Like the 6502, the Z-80 uses a PLA and random logic for instruction decoding, but the details are different.
The Z-80 has an AND/OR PLA that generates outputs for different instruction classes, from a single instruction like “LD SP, HL” to larger classes such as a conditional jump or a load. In comparison, the 6502’s PLA has a single NOR plane that combines both instruction decoding and timing.
The Z-80 uses complex gates to combine the instruction signals with the timing signals to generate the control signal.
A typical gate is structured as:
“generate a signal to do something for instruction X in M1T1 or instruction Y in M2T3 or instruction Z in M2T6”.
The chip layout for these signals has an interesting structure, shown below: the signals T1 to T5 and M1 to M5 run horizontally in the metal layer (faint gray), while the instruction signals (A, B, C) run vertically in polysilicon wires (green).
Transistors (yellow) are formed where polysilicon wires cross the silicon (red).
This creates a complex, multi-input AND/NOR gate that generates a control signal for
the right combination of M, T, and instruction signals.
Due to the structure of MOS circuits, this complex gate is constructed as a single gate.
The AND/NOR gate above computes
not ((A and M4 and T3) or (B and M3 and T5) or (C and M1 and T2)).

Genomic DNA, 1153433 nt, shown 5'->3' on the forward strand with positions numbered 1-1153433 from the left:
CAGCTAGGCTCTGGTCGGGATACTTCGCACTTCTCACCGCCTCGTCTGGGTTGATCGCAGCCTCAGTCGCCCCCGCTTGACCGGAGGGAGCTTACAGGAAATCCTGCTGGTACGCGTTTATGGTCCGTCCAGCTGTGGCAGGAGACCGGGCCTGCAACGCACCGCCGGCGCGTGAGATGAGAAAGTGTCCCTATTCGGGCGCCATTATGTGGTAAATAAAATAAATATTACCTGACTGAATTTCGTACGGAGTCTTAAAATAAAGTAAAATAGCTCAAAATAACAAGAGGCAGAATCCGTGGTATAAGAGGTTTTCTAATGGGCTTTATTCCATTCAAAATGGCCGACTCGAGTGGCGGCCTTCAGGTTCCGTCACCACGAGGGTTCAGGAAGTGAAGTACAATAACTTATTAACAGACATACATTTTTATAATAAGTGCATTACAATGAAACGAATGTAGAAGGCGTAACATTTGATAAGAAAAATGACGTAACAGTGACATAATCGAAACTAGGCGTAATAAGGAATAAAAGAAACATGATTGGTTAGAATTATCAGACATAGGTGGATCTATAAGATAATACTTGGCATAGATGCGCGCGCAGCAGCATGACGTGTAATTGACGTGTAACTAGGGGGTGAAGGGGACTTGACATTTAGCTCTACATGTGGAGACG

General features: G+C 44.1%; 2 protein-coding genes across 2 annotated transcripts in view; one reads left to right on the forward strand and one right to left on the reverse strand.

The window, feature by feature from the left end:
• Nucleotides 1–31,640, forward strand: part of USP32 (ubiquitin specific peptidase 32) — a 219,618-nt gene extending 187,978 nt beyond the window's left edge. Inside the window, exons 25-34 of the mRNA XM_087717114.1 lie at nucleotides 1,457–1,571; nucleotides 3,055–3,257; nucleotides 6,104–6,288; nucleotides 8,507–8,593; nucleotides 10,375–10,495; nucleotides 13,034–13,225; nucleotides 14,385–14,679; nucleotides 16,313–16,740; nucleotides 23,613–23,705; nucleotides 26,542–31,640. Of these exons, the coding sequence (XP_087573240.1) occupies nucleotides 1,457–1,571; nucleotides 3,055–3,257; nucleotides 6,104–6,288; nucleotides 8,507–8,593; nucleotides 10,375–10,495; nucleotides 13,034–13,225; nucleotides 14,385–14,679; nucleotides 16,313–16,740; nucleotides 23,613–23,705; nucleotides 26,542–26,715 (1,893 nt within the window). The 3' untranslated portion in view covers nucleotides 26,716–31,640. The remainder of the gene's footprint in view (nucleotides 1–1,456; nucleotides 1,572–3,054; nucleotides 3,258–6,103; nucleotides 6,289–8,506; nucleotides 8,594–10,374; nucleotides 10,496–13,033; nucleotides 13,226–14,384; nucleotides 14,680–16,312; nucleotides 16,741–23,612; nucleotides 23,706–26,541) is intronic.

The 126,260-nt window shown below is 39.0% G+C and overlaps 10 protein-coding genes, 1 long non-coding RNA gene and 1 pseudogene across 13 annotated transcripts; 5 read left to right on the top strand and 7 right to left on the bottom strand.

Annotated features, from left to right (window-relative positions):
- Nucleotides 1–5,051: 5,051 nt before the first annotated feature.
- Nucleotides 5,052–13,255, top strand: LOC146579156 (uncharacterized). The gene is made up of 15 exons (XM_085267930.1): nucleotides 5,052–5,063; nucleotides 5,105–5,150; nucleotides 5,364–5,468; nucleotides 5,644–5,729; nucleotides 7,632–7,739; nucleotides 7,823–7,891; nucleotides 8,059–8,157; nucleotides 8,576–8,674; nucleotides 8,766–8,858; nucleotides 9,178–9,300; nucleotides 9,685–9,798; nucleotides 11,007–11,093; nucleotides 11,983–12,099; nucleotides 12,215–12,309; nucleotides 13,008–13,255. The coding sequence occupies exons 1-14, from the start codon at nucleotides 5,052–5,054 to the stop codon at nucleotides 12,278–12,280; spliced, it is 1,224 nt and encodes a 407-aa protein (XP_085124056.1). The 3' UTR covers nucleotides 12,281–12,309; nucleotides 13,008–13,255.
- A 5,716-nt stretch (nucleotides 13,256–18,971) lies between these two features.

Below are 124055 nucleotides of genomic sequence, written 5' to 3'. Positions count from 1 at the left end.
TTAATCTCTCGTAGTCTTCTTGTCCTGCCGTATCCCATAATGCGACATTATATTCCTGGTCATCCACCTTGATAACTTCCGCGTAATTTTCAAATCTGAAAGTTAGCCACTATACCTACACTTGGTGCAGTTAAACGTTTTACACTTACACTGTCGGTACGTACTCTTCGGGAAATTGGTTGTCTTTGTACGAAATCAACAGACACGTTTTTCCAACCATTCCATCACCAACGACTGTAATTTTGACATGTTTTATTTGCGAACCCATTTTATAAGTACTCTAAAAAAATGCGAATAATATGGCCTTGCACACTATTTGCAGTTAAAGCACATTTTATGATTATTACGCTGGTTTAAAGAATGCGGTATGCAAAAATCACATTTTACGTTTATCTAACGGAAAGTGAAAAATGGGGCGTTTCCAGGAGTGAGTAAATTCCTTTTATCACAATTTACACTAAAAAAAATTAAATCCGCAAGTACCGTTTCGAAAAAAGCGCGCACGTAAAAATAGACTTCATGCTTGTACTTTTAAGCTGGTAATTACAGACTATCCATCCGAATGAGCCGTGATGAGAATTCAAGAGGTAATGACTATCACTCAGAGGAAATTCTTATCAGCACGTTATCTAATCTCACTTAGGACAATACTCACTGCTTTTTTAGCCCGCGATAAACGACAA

It has three vertical red paths from ground to the output
(one uses a hard-to-see horizontal metal connection);
since any of these paths can form a connection this creates a three-input NOR gate.
Each path has three yellow transistors; all three transistors must be active to complete the path, so this forms a three-input AND gate.
In this gate, A, B, and C are instruction decode signals.
Signal A, for instance, is triggered by an indexed load instruction. The output of this gate controls writes to the registers. Thus, an indexed load instruction will trigger the control signal at time M4 T3, causing a register write.
To summarize, the Z-80 uses gates such as these to generate control signals when instructions are at a specific point in the M and T cycle.
The Z-80’s instruction sequencing is much more complex than the ARM1 and 6502. The Z-80 sequences instructions through M cycles, each of which is composed of multiple T states.
Like the 6502, the Z-80 uses a combination of a PLA and random logic to generate the control signals. The 6502 combines instruction decoding and timing signals in the PLA, while the Z-80 uses the PLA only for instruction decoding. The Z-80 uses complex multi-input gates to generate control signals by combining the decoded instructions with timing signals.
Like the ARM1, the Z-80 can loop over states to support block data operations.
The ARM1, Z-80 and 6502 use very different techniques for sequencing instructions.
The ARM1 can use a simple, highly structured sequence controller because of its simple RISC instruction set.
The 6502 and Z-80 are implemented with a PLA in combination with hard-wired “random” logic.
You can see these chips in action with the Visual 6502 team’s simulators:
Visual ARM1 simulator
and Visual 6502 simulator.
For more articles on ARM1 internals, see
my full set of ARM posts and
Dave Mugridge’s series of posts. This article builds on Dave’s article on Instruction decoding and sequencing.
Thanks to the Visual 6502 team for providing the die photos and chip layout used in this analysis.
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for updates on my latest articles.
The ARM1 is a reduced instruction set computer (RISC) with relatively simple instructions. The typical RISC chip